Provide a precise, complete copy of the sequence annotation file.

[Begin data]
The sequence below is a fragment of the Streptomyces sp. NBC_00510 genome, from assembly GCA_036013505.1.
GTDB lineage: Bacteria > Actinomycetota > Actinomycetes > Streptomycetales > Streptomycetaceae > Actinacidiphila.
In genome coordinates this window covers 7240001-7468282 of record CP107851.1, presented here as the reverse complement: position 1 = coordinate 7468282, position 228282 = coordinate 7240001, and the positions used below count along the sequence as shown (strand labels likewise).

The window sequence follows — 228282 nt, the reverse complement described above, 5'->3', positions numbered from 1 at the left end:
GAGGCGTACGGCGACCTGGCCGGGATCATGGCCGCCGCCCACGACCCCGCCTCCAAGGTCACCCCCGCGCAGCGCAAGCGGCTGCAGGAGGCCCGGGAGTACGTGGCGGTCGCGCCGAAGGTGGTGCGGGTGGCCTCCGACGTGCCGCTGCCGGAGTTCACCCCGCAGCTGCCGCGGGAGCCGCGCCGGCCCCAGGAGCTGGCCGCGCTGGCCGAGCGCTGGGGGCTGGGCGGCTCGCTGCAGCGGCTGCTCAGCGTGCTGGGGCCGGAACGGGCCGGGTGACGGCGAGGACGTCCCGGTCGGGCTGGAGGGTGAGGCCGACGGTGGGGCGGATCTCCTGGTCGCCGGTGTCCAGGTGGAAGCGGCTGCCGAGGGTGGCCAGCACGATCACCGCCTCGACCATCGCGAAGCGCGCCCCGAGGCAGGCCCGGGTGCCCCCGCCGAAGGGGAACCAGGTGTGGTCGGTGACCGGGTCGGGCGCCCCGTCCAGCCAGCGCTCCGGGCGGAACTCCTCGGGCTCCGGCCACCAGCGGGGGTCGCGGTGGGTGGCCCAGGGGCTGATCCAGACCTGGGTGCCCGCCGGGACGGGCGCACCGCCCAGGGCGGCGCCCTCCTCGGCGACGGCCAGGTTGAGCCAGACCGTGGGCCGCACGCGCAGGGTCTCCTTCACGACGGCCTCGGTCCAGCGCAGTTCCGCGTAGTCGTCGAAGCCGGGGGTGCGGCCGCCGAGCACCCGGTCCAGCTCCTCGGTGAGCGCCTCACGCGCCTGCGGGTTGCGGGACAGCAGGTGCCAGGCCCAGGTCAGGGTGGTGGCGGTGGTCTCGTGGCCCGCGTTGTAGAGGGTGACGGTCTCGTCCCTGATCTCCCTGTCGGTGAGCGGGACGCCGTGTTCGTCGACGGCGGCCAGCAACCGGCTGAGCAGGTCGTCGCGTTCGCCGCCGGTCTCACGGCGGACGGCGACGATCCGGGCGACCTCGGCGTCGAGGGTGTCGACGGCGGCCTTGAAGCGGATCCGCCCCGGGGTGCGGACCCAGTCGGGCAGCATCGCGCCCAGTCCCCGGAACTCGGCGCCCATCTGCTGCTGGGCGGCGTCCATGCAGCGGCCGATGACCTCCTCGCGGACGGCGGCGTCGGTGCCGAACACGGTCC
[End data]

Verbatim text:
The sequence below is a fragment of the Streptomyces sp. NBC_00510 genome, from assembly GCA_036013505.1.
GTDB lineage: Bacteria > Actinomycetota > Actinomycetes > Streptomycetales > Streptomycetaceae > Actinacidiphila.
In genome coordinates this window covers 7240001-7468282 of record CP107851.1, presented here as the reverse complement: position 1 = coordinate 7468282, position 228282 = coordinate 7240001, and the positions used below count along the sequence as shown (strand labels likewise).

The window sequence follows — 228282 nt, the reverse complement described above, 5'->3', positions numbered from 1 at the left end:
GAGGCGTACGGCGACCTGGCCGGGATCATGGCCGCCGCCCACGACCCCGCCTCCAAGGTCACCCCCGCGCAGCGCAAGCGGCTGCAGGAGGCCCGGGAGTACGTGGCGGTCGCGCCGAAGGTGGTGCGGGTGGCCTCCGACGTGCCGCTGCCGGAGTTCACCCCGCAGCTGCCGCGGGAGCCGCGCCGGCCCCAGGAGCTGGCCGCGCTGGCCGAGCGCTGGGGGCTGGGCGGCTCGCTGCAGCGGCTGCTCAGCGTGCTGGGGCCGGAACGGGCCGGGTGACGGCGAGGACGTCCCGGTCGGGCTGGAGGGTGAGGCCGACGGTGGGGCGGATCTCCTGGTCGCCGGTGTCCAGGTGGAAGCGGCTGCCGAGGGTGGCCAGCACGATCACCGCCTCGACCATCGCGAAGCGCGCCCCGAGGCAGGCCCGGGTGCCCCCGCCGAAGGGGAACCAGGTGTGGTCGGTGACCGGGTCGGGCGCCCCGTCCAGCCAGCGCTCCGGGCGGAACTCCTCGGGCTCCGGCCACCAGCGGGGGTCGCGGTGGGTGGCCCAGGGGCTGATCCAGACCTGGGTGCCCGCCGGGACGGGCGCACCGCCCAGGGCGGCGCCCTCCTCGGCGACGGCCAGGTTGAGCCAGACCGTGGGCCGCACGCGCAGGGTCTCCTTCACGACGGCCTCGGTCCAGCGCAGTTCCGCGTAGTCGTCGAAGCCGGGGGTGCGGCCGCCGAGCACCCGGTCCAGCTCCTCGGTGAGCGCCTCACGCGCCTGCGGGTTGCGGGACAGCAGGTGCCAGGCCCAGGTCAGGGTGGTGGCGGTGGTCTCGTGGCCCGCGTTGTAGAGGGTGACGGTCTCGTCCCTGATCTCCCTGTCGGTGAGCGGGACGCCGTGTTCGTCGACGGCGGCCAGCAACCGGCTGAGCAGGTCGTCGCGTTCGCCGCCGGTCTCACGGCGGACGGCGACGATCCGGGCGACCTCGGCGTCGAGGGTGTCGACGGCGGCCTTGAAGCGGATCCGCCCCGGGGTGCGGACCCAGTCGGGCAGCATCGCGCCCAGTCCCCGGAACTCGGCGCCCATCTGCTGCTGGGCGGCGTCCATGCAGCGGCCGATGACCTCCTCGCGGACGGCGGCGTCGGTGCCGAACACGGTCC